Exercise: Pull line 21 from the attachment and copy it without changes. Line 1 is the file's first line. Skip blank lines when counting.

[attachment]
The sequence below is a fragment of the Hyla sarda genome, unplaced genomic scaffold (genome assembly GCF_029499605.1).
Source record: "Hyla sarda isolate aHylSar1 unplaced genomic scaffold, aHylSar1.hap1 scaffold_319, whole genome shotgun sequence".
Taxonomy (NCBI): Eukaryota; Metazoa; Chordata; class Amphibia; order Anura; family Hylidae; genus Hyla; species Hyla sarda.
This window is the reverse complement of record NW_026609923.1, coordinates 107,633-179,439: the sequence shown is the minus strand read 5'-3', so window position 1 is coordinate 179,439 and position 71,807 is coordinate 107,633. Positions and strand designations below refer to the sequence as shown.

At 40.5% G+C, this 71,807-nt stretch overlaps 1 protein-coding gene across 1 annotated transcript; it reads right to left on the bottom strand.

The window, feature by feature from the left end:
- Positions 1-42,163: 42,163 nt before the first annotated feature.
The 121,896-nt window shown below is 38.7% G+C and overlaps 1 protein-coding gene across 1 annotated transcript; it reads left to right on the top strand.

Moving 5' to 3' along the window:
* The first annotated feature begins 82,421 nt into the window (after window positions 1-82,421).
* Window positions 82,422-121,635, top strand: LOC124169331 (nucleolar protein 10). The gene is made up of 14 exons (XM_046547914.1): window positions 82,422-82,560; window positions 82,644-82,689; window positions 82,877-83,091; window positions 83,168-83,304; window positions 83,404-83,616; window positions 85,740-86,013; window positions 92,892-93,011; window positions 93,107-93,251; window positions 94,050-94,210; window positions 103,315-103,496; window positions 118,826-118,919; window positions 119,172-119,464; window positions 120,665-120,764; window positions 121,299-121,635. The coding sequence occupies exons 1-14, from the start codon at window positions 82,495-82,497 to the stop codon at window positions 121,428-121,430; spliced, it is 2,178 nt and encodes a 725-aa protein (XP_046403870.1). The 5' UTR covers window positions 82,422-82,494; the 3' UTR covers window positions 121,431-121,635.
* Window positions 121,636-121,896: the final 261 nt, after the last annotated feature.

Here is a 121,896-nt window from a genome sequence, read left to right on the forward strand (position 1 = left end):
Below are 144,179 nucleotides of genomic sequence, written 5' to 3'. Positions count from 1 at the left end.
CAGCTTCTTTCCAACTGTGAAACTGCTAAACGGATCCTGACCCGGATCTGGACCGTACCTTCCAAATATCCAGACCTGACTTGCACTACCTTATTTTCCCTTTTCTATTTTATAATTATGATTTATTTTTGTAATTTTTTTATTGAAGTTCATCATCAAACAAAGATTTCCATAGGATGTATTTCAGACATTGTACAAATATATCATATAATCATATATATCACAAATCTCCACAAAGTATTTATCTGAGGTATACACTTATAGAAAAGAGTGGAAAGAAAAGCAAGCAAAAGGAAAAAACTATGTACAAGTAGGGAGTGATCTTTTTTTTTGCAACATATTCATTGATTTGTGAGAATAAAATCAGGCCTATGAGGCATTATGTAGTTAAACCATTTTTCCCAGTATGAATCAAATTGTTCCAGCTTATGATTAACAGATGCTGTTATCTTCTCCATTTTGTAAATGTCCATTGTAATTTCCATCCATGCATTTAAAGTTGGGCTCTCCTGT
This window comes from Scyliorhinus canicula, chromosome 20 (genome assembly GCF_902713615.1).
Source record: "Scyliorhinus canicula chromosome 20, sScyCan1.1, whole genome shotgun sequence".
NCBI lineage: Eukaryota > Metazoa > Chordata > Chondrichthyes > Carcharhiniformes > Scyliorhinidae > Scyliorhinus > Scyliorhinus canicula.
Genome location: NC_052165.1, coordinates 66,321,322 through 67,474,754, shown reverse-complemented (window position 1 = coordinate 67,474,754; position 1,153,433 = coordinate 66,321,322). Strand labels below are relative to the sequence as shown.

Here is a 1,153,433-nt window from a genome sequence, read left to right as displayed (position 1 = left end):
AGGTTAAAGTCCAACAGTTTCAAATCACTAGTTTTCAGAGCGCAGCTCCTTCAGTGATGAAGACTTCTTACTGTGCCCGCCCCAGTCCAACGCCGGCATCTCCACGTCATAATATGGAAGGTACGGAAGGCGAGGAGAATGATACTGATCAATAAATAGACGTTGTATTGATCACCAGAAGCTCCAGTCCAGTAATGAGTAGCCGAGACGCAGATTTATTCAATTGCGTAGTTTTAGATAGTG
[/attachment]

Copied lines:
AGGTTAAAGTCCAACAGTTTCAAATCACTAGTTTTCAGAGCGCAGCTCCTTCAGTGATGAAGACTTCTTACTGTGCCCGCCCCAGTCCAACGCCGGCATCTCCACGTCATAATATGGAAGGTACGGAAGGCGAGGAGAATGATACTGATCAATAAATAGACGTTGTATTGATCACCAGAAGCTCCAGTCCAGTAATGAGTAGCCGAGACGCAGATTTATTCAATTGCGTAGTTTTAGATAGTG